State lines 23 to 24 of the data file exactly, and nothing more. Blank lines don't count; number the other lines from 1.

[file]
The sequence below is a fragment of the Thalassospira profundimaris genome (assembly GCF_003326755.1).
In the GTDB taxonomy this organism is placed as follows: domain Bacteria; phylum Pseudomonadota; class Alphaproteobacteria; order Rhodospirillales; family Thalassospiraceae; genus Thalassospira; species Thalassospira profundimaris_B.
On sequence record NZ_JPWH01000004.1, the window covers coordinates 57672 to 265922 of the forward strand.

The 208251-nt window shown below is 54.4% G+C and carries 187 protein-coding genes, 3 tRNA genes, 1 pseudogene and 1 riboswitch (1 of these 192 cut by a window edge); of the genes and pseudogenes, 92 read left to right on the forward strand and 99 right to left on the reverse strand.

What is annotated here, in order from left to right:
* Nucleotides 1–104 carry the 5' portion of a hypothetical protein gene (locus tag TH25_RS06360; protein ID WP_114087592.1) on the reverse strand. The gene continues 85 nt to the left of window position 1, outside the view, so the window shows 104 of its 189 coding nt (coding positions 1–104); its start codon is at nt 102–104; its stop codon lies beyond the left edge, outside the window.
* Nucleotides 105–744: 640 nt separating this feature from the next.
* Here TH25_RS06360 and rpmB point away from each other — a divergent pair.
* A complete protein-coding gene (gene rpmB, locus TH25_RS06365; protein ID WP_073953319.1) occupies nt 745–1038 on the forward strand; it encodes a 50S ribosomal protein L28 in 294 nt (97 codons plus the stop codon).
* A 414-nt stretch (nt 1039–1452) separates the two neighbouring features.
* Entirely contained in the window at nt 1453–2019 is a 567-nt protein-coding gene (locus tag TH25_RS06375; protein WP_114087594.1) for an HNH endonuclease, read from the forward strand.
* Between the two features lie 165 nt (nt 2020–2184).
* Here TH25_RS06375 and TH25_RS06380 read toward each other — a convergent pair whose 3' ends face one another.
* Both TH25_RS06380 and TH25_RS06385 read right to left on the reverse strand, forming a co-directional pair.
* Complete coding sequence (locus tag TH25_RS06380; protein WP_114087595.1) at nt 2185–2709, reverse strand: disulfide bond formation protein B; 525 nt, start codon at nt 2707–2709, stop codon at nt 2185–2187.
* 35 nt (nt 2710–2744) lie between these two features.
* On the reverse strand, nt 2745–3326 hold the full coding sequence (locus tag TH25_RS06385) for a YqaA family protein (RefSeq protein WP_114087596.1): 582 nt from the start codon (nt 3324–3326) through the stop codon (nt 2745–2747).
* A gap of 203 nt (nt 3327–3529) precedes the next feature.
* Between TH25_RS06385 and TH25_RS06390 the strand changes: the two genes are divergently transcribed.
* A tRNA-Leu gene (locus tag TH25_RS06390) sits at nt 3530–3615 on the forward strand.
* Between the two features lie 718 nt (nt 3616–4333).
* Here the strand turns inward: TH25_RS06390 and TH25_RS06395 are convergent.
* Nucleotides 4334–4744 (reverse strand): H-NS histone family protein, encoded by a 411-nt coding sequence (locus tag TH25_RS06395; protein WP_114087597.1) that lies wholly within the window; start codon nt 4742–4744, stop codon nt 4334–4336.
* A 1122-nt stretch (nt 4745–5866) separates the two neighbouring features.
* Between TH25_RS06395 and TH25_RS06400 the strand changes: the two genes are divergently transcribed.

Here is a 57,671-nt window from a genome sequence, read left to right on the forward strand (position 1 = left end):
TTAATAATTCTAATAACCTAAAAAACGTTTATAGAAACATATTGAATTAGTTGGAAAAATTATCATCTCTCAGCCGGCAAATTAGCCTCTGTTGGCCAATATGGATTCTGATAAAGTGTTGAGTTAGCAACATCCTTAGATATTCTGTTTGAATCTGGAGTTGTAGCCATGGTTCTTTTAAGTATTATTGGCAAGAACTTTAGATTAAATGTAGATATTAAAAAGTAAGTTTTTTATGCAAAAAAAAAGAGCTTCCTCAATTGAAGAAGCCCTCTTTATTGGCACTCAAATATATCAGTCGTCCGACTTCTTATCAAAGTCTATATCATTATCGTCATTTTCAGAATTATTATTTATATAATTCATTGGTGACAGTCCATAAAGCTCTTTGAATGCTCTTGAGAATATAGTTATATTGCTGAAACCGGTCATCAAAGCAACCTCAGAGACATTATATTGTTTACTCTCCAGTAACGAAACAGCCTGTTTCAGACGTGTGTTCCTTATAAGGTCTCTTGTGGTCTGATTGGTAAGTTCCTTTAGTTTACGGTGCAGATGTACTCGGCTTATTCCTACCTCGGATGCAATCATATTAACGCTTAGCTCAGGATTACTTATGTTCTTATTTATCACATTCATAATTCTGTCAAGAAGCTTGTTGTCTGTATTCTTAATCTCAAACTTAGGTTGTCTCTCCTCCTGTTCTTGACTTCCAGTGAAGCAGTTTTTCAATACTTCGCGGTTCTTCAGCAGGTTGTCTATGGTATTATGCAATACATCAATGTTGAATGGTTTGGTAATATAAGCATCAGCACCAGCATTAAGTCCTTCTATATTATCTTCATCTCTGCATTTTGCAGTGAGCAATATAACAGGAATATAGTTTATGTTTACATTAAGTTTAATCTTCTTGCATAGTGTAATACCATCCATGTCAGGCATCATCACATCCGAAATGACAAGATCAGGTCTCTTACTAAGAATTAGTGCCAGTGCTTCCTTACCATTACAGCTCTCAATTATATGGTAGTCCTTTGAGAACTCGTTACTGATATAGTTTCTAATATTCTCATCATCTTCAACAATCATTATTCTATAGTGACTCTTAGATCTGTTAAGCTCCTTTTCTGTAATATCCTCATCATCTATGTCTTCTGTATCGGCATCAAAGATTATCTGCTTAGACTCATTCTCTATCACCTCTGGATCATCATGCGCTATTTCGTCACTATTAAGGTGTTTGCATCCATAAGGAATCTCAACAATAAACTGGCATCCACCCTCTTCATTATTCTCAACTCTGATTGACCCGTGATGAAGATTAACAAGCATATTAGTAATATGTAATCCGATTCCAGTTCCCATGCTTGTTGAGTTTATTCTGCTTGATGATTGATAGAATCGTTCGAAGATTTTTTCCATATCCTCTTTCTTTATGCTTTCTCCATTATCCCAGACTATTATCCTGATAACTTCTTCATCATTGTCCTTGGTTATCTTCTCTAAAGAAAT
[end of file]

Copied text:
* Nucleotides 4334–4744 (reverse strand): H-NS histone family protein, encoded by a 411-nt coding sequence (locus tag TH25_RS06395; protein WP_114087597.1) that lies wholly within the window; start codon nt 4742–4744, stop codon nt 4334–4336.
* A 1122-nt stretch (nt 4745–5866) separates the two neighbouring features.